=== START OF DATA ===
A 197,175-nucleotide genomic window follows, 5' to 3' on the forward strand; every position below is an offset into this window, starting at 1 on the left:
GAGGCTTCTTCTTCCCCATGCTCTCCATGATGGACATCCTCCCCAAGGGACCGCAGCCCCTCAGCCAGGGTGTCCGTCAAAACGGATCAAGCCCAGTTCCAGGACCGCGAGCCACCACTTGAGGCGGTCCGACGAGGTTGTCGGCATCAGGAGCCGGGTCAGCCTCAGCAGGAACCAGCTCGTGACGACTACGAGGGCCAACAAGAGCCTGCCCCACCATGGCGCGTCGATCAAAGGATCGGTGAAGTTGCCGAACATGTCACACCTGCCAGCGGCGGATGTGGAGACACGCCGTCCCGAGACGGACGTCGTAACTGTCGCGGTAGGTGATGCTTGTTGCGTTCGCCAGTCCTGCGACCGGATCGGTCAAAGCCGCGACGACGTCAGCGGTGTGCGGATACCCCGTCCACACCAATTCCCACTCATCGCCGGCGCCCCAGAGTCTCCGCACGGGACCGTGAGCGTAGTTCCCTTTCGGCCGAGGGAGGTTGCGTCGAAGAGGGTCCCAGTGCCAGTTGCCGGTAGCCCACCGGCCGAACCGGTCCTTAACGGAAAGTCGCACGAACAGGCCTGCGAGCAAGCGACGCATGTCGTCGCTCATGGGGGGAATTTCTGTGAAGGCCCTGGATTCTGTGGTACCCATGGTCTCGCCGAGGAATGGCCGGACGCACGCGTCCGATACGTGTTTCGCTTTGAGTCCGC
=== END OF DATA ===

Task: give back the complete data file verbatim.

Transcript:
A 197,175-nucleotide genomic window follows, 5' to 3' on the forward strand; every position below is an offset into this window, starting at 1 on the left:
GAGGCTTCTTCTTCCCCATGCTCTCCATGATGGACATCCTCCCCAAGGGACCGCAGCCCCTCAGCCAGGGTGTCCGTCAAAACGGATCAAGCCCAGTTCCAGGACCGCGAGCCACCACTTGAGGCGGTCCGACGAGGTTGTCGGCATCAGGAGCCGGGTCAGCCTCAGCAGGAACCAGCTCGTGACGACTACGAGGGCCAACAAGAGCCTGCCCCACCATGGCGCGTCGATCAAAGGATCGGTGAAGTTGCCGAACATGTCACACCTGCCAGCGGCGGATGTGGAGACACGCCGTCCCGAGACGGACGTCGTAACTGTCGCGGTAGGTGATGCTTGTTGCGTTCGCCAGTCCTGCGACCGGATCGGTCAAAGCCGCGACGACGTCAGCGGTGTGCGGATACCCCGTCCACACCAATTCCCACTCATCGCCGGCGCCCCAGAGTCTCCGCACGGGACCGTGAGCGTAGTTCCCTTTCGGCCGAGGGAGGTTGCGTCGAAGAGGGTCCCAGTGCCAGTTGCCGGTAGCCCACCGGCCGAACCGGTCCTTAACGGAAAGTCGCACGAACAGGCCTGCGAGCAAGCGACGCATGTCGTCGCTCATGGGGGGAATTTCTGTGAAGGCCCTGGATTCTGTGGTACCCATGGTCTCGCCGAGGAATGGCCGGACGCACGCGTCCGATACGTGTTTCGCTTTGAGTCCGC